28. #118

    Default Re: ISIS and Afghan Taliban

    Some more musings on Afghanistan:

    Though U.S. officials have been calling the conflict in Afghanistan an “insurgency” for years, they have not been fighting the war that way. This is the principle criticism I reserve for the officers I’ve worked for. They are supposed to know something about warfare.

    Afghans are competent fighters — they drove out the Soviets, after all. So why was it so important that we spend so much effort teaching them to fight? Why do we keep hearing about the air support we were supplying, supposedly so critical to the Afghan war effort? Has any reporter asked why the Afghan military needed air cover when the Taliban didn’t?
    Our own military, descended from the Minutemen of the American Revolution, has come to resemble the Redcoats those 18th century insurgents fought. What an irony. As special advisor to Gen. Stanley McChrystal, I found myself — a rank civilian — begging him not to send a Stryker brigade into the densely cultivated orchards of Arghandab District, north of Kandahar. The lanes between those walled orchards are just too narrow for oversized, high-tech Stryker vehicles. That’s OK, McChrystal assured me, the troops could always be dismounted.

    What an absurd proposition: You’d strip a brigade of the very asset it was built and trained and conditioned to use? How physically fit are soldiers accustomed to sitting in vehicles all day? Are they even in shape to patrol difficult terrain on foot?

    The result was catastrophic. More than a dozen frustrated and out-of-control officers were court-martialed or otherwise disciplined for their behavior in the field, including the notorious homicide of several villagers, "for sport." The brigade's casualty rate was disturbingly high. After an investigation, the commander was barred from future combat deployments.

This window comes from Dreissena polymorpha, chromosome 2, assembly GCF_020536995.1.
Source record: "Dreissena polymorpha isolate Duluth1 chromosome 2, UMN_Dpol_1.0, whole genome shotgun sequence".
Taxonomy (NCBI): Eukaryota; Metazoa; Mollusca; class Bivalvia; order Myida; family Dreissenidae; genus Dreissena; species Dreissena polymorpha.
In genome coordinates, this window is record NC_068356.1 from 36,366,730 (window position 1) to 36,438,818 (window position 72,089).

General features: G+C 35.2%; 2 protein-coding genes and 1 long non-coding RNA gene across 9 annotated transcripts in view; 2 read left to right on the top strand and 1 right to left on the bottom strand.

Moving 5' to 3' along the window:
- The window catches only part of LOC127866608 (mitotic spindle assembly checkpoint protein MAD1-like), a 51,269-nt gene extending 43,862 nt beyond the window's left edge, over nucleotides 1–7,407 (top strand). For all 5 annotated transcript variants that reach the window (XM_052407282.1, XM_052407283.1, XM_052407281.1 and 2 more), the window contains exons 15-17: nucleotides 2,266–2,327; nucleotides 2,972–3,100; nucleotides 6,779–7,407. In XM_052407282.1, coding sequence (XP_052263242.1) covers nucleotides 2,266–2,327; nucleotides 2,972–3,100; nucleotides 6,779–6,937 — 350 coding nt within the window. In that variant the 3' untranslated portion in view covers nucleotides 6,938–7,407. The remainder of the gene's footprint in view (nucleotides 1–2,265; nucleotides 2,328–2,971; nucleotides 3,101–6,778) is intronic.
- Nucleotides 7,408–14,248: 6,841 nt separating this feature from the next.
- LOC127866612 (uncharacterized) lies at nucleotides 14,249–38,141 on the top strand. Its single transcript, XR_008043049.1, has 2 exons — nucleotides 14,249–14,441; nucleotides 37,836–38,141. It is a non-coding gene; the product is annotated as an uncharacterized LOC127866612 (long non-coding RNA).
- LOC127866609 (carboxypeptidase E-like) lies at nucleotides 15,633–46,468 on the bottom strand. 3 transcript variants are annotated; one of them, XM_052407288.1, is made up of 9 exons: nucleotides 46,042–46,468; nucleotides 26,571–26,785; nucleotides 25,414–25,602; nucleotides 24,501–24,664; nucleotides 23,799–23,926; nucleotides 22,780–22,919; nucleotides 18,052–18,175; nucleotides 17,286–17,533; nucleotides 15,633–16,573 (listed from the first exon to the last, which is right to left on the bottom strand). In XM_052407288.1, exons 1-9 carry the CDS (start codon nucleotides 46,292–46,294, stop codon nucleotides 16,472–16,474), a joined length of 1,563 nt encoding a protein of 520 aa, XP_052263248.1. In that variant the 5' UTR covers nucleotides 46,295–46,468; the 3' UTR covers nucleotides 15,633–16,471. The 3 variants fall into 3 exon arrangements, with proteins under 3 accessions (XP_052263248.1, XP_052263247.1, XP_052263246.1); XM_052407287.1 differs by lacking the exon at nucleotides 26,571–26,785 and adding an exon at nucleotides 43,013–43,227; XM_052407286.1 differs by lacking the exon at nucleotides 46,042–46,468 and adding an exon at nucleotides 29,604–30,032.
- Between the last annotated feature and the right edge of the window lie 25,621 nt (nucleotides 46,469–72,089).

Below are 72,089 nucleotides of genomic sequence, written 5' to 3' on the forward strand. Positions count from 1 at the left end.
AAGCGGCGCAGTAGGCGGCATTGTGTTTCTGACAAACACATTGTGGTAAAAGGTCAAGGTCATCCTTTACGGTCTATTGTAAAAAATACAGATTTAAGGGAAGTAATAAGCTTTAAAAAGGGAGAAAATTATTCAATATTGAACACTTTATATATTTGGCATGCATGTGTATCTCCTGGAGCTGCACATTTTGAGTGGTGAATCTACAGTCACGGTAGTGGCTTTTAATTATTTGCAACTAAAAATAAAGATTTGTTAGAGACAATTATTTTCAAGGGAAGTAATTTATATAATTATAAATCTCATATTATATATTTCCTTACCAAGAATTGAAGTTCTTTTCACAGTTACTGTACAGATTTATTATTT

Or they put a half dozen guys up in an unfinished building in downtown Kabul with a couple of rusty mortar-launchers. This is 2011. The guys shoot at the U.S. embassy and ISAF headquarters across the street. They shut down the whole strategic complex for more than nineteen hours.

    If those fighters had wanted to kill people, they would have. But that wasn’t the point. The point was to demonstrate to the whole of Afghanistan that they could. It was to demonstrate U.S. vulnerability — to Afghans and to Americans.
    When you haven’t lost -- when calamity somehow hasn’t yet struck -- it’s easy to assume you’ll “muddle through.” That’s how many officials put it at the time: The Afghan government will muddle through. We'll muddle through.

    Now, Afghanistan is waving a mirror in our faces. Calamity hasn’t struck -- not real calamity. Not yet. But let’s not assume our democracy will “muddle through.”
    What I would have done differently. That is a long-answer question. A taste is available in the “Afghanistan Action Plan” I distributed to top U.S. civilian and military officials in January 2009. I continued to provide equally detailed, though sometimes more tailored, planning documents to my superiors through 2011. A truly inclusive peace process would have involved bringing together people whom ordinary Afghans recognized as representing them, not just the officials of the two entities most held in equal contempt: their own government and the Taliban.
    And were we really trying to bring democracy to Afghanistan, anyway? Were we nation-building? That’s what some of you have been poignantly wondering.

    If we were, why were there so few mentors for Afghan government officials, and so many for Afghan army officers? Is it easier to run a city than to command an infantry company? [Shots fired, spmetla!]
    [...]
    And if it was democracy we were peddling, what kind of democracy? What is the condition of our democracy? That is the question this fiasco poses.


    Quote Originally Posted by spmetla View Post
    A relentless drive to insert our martial will everywhere? Really? If you look at the history of the US doing so it's only been since WW2 and primarily to counter communism and when that collapsed to counter global islamic terrorism and that's really only post 9/11, beforehand it was Great Britain and France that preserved the 'western world' while the US got to reap the economic benefits of relatively stable global trade and access to markets.
    The post-(world)war history is what's relevant.

    The US wasn't too concerned about China until it started conducting border skirmishes in some or another with all it's neighbors except NK and Russia (at least in the last 30 years).